Success through succession: EOTs as an exit strategy
What is an EOT?
The Employee Ownership Trust (EOT) scheme was introduced by the UK government in 2014. It enables a company to become owned by its employees via a trust. EOTs hold a controlling stake in the underlying firm and, as a legal requirement, must benefit all employees on an equal basis.
The John Lewis Partnership was one of the pioneers of the structure. Other high-profile examples include outdoor adventure company Go Ape, which sold 90% of its shares into an EOT in October 2021. Also Aardman, the UK’s biggest animation production company and creators of Wallace and Gromit, which became an employee-owned business in 2018. On selling 75% of the business, the founders described it as a ‘continuity deal’ and an effort to avoid its future sale to a major studio.
Although it is still relatively small, at an estimated 850 businesses, the overall EO sector grew by more than 30% in 2020, with the EOT accounting for the majority of these conversions. In 2021, a further 210 owners transitioned their businesses using the EOT model, according to figures released by EOT specialist adviser RM2. This brings the total number of EOT-owned businesses to 700 – versus only 220 in 2018 – with many more in the pipeline.
Employee Ownership in the UK - key facts and figures)
Who can benefit?
The EOT structure is suitable for any business size or sector. It is popular among professional services firms because they tend to be purposeful businesses where the owners want to see the business continue. But it is equally applicable to engineering companies, childcare facilities etc.
There are four key areas where EOTs can provide a positive solution:
The most typical route to employee ownership is from private owners – an individual entrepreneur or family business. Yet studies have shown that many family-owned businesses and SMEs do not have a succession plan. This lack of planning sometimes results in a distressed succession caused by illness or financial pressure. Transitioning to employee ownership via an EOT, however, provides the opportunity to plan for the succession and should be considered alongside other succession options such as MBOs and trade sales.
To qualify as an EOT, a sale must meet the following conditions:
- The business must be a trading company or the main company of a trading group.
- The EOT must retain a controlling interest in the business.
- The number of continuing shareholders (and any other 5% participators) who are directors or employees (and any persons connected with such employees or directors) must not exceed 40% of the total number of employees.
- The EOT’s trustees must ensure that the profit is distributed among all eligible employees on the same terms.
The Benefits of EOTs
Research suggests that employee ownership boosts productivity, improves employee retention, and strengthens performance over the long term. Renewing employee engagement is high on the agenda for many businesses in the current climate, especially those that have struggled during the pandemic or seen staff motivation drop due to furlough or work-from-home schemes.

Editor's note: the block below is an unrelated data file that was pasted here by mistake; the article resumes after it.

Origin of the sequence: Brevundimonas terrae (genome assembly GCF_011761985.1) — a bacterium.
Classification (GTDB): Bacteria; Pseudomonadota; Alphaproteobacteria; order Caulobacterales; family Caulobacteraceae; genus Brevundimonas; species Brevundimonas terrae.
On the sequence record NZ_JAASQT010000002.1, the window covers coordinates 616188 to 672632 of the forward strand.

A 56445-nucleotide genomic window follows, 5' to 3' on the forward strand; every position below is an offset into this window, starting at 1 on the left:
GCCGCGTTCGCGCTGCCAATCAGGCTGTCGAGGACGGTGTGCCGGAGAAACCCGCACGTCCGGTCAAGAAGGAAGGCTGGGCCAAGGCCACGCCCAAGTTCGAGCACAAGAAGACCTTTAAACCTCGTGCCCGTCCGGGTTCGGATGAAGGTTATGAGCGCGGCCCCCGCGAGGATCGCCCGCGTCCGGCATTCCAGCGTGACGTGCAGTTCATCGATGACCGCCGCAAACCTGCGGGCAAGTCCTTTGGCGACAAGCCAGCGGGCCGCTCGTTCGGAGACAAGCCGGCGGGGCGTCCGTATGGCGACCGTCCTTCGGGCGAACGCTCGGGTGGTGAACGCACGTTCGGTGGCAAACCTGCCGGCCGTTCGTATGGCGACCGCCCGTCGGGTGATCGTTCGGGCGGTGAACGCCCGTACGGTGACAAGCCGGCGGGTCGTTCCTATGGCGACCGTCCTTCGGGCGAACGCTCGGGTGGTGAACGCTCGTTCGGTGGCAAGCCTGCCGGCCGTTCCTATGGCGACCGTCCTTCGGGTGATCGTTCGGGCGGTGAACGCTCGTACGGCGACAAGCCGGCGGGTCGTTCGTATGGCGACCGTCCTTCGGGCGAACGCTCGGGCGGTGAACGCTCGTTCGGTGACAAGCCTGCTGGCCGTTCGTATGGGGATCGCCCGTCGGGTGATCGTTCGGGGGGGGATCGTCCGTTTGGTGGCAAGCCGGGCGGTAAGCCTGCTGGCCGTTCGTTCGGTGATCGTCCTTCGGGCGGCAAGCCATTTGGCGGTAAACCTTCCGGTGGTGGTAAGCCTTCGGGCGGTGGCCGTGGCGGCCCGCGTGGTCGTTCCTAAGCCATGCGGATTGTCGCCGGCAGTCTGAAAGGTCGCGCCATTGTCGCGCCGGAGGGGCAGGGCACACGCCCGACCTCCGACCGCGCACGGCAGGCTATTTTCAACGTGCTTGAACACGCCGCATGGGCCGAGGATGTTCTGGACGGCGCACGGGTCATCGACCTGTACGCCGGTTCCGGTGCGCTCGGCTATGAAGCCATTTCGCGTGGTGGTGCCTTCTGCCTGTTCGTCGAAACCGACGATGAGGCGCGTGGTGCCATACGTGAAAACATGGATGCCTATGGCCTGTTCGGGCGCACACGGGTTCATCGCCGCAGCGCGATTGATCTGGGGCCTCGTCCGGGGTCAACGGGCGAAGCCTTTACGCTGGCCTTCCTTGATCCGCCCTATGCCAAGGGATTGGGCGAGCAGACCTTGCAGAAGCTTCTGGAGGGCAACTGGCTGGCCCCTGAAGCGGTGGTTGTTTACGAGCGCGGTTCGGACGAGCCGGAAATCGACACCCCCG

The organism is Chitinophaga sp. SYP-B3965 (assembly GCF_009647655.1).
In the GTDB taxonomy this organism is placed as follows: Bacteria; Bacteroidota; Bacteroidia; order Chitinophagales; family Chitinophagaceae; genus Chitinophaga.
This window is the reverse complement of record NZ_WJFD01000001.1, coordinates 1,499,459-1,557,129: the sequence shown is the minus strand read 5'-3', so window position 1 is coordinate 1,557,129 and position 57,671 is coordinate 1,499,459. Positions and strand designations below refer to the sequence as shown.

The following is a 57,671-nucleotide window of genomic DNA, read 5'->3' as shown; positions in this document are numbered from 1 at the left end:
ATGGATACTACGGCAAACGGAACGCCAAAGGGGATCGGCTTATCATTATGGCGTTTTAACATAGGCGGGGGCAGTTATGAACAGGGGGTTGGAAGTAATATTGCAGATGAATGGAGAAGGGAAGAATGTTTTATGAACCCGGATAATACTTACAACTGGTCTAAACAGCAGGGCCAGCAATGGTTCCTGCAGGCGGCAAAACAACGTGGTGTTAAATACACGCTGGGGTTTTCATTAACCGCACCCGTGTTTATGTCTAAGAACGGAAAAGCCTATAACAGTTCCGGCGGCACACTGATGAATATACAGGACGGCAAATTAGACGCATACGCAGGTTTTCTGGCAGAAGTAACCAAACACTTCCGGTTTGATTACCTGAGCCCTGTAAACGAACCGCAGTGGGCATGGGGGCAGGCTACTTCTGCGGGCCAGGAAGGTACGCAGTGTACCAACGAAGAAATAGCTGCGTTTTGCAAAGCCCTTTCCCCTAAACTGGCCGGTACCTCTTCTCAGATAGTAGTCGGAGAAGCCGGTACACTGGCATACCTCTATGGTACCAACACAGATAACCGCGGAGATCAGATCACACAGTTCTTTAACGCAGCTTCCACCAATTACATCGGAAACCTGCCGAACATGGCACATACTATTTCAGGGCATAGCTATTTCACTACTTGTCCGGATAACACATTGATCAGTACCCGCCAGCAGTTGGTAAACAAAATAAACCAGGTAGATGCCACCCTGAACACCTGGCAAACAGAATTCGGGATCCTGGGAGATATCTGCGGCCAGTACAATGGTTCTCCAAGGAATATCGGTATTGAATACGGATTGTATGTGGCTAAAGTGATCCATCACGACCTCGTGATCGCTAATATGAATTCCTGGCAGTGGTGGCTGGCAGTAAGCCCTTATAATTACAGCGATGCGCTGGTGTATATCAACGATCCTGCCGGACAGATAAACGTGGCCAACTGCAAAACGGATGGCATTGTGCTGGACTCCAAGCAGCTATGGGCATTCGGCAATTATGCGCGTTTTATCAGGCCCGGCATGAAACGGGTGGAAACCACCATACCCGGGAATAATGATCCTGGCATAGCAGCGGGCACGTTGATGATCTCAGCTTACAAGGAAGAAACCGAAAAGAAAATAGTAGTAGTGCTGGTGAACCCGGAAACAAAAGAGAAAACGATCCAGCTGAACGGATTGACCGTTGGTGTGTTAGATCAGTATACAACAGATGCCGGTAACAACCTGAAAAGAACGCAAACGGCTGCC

The government commissioned the Nuttall Review of Employee Ownership (July 2012) which resulted in Schedule 37 of the Finance Act of 2014. This introduced generous tax reliefs for employee-owned firms with indirect employee majority share ownership through EOTs. There are tax benefits for both owner-vendor and employee-buyer, including:
There is a total capital gains tax (CGT) exemption on all gains made when a majority interest is sold to an EOT.
If, on the other hand, shares are sold outside of this structure – for instance, in a trade sale or MBO – the vendor would pay 10% CGT after entrepreneurs’ relief. There is no risk of CGT clawback after the year of completion and the following financial year.
More than the tax breaks: the bigger picture
EOTs are often marketed for their tax sweeteners, but this misses the bigger picture. There are much broader benefits to taking the EOT route and selecting this model should be based on philosophical considerations as much as financial drivers.
A unique business model: EOT governance and employee engagement
Operational management and corporate structure are unchanged - the management is still responsible for the day-to-day operations, with board oversight. But a ‘meaningful’ stake for employees goes beyond financial participation. It underpins organisational structures that promote employee engagement, e.g. having employee trustees or an employee council.
Funding your EOT
A common obstacle to converting an existing business to employee ownership is the limited availability of capital funding. The EOT framework offers capital gains tax relief to business owners who can self-fund a business conversion. Although employees can finance a buy-out with their own cash, in practice this is usually a minor source of capital.
Some banks have supported EOTs but they are not major players in the space. More stringent lending criteria following the global financial crisis (primarily Basel II regulations) made them reluctant to lend to SMEs, especially for cashflow loans (which have a higher risk score than lending against fixed assets). So alternative finance providers like ThinCats - with knowledge of SMEs and credit processes that are tailored to the specific market - are filling this gap.